As a “free church” which owes much to the Protestant Reformation in Europe in the 16th century and the Anabaptist notion of local churches composed of professing believers who have accepted believer’s baptism, Christian Community Church supports its own ministries, chooses its own leadership, solves its own problems and disciplines its own membership. We receive no government aid. We are accountable to God and His Word, not to a denominational hierarchy. These distinctives are part of a two-thousand-year-old scriptural tradition.
New Leadership - Joël Meyer
Associate Pastor Joël Meyer welcomed to CCC to serve alongside Rev. Timothy Heijermans.
Search for Associate Pastor intensified.
The storefront meeting room on the rue du Dernier Sol in Bonnevoie, called the Lighthouse, was dedicated in September 2007.
Building contract signed
Continued growth necessitated the formation of a relocation committee in the late 1980s, which studied options for procuring a permanent facility. After saving for eighteen years to purchase property, CCC signed for a permanent facility on the rue du Dernier Sol in Bonnevoie in November 2005.
American International School
Increased attendance by the end of 1986 led the church to approach the American International School of Luxembourg about the use of their auditorium for Sunday morning meetings. The school's administration graciously approved the request and CCC began meeting in this new facility in January 1987. The auditorium of the International School of Luxembourg continues to serve as the church’s meeting place on Sunday mornings. We are grateful for ISL’s readiness to make their magnificent facility available to the community in this way.
Change in Leadership - Timothy Heijermans
Tim and Kathy Heijermans, who had been serving the French-speaking group, were asked to replace the Rozelles beginning in October, 1986.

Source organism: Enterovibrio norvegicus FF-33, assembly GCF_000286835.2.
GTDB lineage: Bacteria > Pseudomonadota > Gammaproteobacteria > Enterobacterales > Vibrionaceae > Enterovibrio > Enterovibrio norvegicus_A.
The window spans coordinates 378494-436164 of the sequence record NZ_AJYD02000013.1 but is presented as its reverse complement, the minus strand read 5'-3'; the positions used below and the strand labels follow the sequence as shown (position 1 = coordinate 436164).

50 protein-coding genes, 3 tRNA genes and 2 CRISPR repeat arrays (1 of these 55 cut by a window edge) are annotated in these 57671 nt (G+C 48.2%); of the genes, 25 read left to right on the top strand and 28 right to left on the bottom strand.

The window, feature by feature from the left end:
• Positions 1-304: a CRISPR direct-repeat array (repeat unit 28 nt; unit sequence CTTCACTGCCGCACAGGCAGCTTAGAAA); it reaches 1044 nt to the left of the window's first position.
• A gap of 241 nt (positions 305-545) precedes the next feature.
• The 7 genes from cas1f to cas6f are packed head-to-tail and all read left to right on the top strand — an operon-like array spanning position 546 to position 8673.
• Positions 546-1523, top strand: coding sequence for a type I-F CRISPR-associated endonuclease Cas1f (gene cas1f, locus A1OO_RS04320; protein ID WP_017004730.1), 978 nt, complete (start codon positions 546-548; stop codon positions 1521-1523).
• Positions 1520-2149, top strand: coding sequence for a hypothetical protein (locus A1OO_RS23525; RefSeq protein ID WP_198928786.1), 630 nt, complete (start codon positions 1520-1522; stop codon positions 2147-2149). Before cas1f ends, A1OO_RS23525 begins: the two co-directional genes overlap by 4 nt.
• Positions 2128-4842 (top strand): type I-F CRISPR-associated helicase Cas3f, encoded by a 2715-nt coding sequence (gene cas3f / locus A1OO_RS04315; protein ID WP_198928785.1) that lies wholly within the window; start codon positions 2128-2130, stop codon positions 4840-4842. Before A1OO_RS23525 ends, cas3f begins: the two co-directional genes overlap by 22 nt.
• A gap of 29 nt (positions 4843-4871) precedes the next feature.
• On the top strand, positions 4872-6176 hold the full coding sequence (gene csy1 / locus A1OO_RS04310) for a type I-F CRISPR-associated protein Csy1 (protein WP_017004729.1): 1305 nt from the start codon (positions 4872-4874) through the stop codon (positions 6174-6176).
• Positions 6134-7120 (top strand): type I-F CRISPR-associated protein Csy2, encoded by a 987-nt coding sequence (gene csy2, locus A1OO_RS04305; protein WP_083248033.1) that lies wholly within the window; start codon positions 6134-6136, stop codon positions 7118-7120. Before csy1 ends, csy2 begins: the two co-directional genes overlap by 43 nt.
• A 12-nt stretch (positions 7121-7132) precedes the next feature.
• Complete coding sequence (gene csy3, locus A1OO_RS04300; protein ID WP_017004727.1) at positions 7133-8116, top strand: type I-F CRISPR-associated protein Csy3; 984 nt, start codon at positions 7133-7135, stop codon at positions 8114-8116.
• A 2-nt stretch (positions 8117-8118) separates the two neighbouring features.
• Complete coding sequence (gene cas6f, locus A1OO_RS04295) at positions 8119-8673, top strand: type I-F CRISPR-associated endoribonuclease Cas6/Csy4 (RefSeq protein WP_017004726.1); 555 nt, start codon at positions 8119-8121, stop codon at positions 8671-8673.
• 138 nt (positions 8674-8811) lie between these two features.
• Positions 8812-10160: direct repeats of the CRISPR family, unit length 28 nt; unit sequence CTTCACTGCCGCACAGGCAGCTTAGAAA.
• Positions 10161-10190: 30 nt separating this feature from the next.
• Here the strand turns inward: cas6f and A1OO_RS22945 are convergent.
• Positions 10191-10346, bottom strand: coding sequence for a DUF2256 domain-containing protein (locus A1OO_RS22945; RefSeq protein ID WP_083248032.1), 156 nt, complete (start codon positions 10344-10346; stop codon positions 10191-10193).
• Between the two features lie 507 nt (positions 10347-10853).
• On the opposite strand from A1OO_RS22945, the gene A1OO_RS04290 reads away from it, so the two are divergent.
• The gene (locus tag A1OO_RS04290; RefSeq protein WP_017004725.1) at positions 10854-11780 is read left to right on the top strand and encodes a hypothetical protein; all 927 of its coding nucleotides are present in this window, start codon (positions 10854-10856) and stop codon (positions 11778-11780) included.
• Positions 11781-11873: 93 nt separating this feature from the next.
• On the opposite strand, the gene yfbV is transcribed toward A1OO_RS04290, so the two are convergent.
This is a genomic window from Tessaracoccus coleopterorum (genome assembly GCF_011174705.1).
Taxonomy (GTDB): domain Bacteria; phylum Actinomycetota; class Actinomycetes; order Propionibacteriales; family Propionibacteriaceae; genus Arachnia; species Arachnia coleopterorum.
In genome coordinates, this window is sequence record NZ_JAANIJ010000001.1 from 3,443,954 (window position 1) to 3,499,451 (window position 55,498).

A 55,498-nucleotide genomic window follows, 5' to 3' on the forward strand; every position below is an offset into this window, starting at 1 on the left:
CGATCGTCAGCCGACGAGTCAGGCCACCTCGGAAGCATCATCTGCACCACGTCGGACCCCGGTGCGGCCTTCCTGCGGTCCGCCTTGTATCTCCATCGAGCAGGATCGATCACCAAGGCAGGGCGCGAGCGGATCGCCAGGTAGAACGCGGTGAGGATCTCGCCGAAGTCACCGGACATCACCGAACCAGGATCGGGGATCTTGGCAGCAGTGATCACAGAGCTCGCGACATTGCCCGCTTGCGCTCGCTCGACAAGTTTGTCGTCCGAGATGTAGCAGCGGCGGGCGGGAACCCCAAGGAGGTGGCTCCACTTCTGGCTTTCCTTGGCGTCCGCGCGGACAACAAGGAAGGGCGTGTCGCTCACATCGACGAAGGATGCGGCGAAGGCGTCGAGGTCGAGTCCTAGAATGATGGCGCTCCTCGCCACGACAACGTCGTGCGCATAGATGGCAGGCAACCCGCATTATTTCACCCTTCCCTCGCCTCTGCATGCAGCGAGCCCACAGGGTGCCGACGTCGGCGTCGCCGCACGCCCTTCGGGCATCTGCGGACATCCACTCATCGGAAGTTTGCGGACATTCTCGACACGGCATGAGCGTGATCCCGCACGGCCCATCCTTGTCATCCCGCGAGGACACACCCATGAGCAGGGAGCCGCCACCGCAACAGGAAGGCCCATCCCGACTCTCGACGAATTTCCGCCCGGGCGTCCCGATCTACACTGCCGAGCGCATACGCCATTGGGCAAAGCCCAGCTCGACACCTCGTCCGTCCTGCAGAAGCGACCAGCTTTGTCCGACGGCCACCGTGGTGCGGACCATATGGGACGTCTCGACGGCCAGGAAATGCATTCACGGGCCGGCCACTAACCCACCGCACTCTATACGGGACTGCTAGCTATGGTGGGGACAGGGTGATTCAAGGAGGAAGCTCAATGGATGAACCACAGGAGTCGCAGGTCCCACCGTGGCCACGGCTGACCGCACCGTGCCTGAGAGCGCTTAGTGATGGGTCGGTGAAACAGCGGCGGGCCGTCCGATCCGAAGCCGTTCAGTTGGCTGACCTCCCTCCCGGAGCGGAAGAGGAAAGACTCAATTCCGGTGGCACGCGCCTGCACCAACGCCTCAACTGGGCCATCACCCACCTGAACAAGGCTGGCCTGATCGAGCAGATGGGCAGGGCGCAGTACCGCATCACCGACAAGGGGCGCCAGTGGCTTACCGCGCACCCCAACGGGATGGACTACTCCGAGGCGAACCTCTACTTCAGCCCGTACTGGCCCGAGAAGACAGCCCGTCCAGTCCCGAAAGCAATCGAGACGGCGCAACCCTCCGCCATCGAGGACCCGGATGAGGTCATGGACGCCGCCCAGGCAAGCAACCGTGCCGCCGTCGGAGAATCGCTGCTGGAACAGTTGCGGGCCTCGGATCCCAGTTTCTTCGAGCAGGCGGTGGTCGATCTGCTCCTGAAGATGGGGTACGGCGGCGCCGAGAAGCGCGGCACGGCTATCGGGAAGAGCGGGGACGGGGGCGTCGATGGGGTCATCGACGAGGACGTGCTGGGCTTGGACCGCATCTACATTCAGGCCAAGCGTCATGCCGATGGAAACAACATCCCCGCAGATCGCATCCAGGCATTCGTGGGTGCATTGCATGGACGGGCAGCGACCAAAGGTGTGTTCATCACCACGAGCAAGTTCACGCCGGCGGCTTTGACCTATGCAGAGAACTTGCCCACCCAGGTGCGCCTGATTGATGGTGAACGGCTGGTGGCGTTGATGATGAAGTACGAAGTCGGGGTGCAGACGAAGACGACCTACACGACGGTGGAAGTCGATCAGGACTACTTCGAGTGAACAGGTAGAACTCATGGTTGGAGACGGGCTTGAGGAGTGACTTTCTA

Change in Leadership - David Rozelle
In March 1980 Fred Vermeulen accepted administrative responsibilities in Germany at the request of WEFMinistries. Dave Rozelle, who had come to Luxembourg with his wife, Lenore, in the spring of 1978 to minister in German, took over the pastoral leadership. The Rozelles ministered to both the English- and German-speaking groups through September 1986, when they moved into full-time work in German.
Founding the a.s.b.l.
March 1976, the CCC constitution was signed, officers were elected and the process of forming a non-profit association was begun -- a task completed in June 1977. Fred Vermeulen became full-time pastor of the English-language ministry, since Tim and Kathy Heijermans had completed language training in France and had taken responsibility for the French-speaking group, which shared the new facilities with CCC.
New meeting place
Sunday morning attendance soon exceeded capacity in the meeting room in Limpertsberg -- 42 seats -- and the English language group looked for new facilities. The Lord opened an opportunity to rent two adjoining stores at 11, bd. Pierre Dupong -- one a grocery store, the other a butcher shop, both with roomy basements. After a seven-week remodeling effort the new premises were dedicated in February 1976.
Name chosen - Christian Community Church
April 1975 representatives of the committed families first met to organize Christian Community Church.
First English Worship Service
The ladies Bible Study became the catalyst for gathering the core group of families who first met in March 1975 for a worship service in English, attended by nine adults and eight children in Limpertsberg.
First English Bible Study
The Vermeulens encouraged their co-worker, Miss Lyn Meisky, to begin a woman's Bible study with several English-speaking ladies.
Church plant - Fred Vermeulen
Fred and Trudy Vermeulen, Dutch missionaries with WEFMinistries, began a French-language ministry in Luxembourg in 1973. Several English-speaking people began to attend after about a year, but had difficulty participating due to their limited knowledge of French.
CCC was begun as a result of the missionary interest of Bible-teaching, independent churches in the USA, many of them Bible churches, independent Baptist churches or other independent works. These churches were formed in response to the growing influence of liberal theology and neo-orthodoxy in the mainline denominations, which had once been more evangelistic and scripturally based. The churches channeled their missionary efforts through a non-denominational faith mission agency (then known as WEFMinistries, INC. of Langhorne, PA, and now as Biblical Ministries Worldwide, INC. of Atlanta, GA), one of many faith missions organized after WW II to evangelize European nations in the grip of traditional religion and secularism.